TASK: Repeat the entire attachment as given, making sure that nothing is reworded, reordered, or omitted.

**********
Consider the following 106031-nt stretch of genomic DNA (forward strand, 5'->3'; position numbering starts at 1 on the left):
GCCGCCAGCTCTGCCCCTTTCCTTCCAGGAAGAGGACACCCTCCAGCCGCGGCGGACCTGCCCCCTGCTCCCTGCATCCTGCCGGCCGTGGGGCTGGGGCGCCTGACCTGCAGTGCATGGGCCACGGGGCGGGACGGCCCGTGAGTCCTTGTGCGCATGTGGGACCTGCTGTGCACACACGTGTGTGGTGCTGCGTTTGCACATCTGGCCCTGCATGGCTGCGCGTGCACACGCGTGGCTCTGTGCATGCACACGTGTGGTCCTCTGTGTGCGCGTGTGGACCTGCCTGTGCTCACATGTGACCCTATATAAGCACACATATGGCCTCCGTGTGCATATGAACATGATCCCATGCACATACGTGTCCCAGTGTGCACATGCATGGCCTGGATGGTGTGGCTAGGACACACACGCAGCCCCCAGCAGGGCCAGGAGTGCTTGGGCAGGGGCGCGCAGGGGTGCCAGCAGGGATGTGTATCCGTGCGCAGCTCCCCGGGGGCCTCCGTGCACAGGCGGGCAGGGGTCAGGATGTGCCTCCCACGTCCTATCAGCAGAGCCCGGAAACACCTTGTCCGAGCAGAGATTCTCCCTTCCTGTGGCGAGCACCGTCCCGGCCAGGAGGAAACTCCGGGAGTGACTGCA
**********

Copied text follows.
Consider the following 106031-nt stretch of genomic DNA (forward strand, 5'->3'; position numbering starts at 1 on the left):
GCCGCCAGCTCTGCCCCTTTCCTTCCAGGAAGAGGACACCCTCCAGCCGCGGCGGACCTGCCCCCTGCTCCCTGCATCCTGCCGGCCGTGGGGCTGGGGCGCCTGACCTGCAGTGCATGGGCCACGGGGCGGGACGGCCCGTGAGTCCTTGTGCGCATGTGGGACCTGCTGTGCACACACGTGTGTGGTGCTGCGTTTGCACATCTGGCCCTGCATGGCTGCGCGTGCACACGCGTGGCTCTGTGCATGCACACGTGTGGTCCTCTGTGTGCGCGTGTGGACCTGCCTGTGCTCACATGTGACCCTATATAAGCACACATATGGCCTCCGTGTGCATATGAACATGATCCCATGCACATACGTGTCCCAGTGTGCACATGCATGGCCTGGATGGTGTGGCTAGGACACACACGCAGCCCCCAGCAGGGCCAGGAGTGCTTGGGCAGGGGCGCGCAGGGGTGCCAGCAGGGATGTGTATCCGTGCGCAGCTCCCCGGGGGCCTCCGTGCACAGGCGGGCAGGGGTCAGGATGTGCCTCCCACGTCCTATCAGCAGAGCCCGGAAACACCTTGTCCGAGCAGAGATTCTCCCTTCCTGTGGCGAGCACCGTCCCGGCCAGGAGGAAACTCCGGGAGTGACTGCA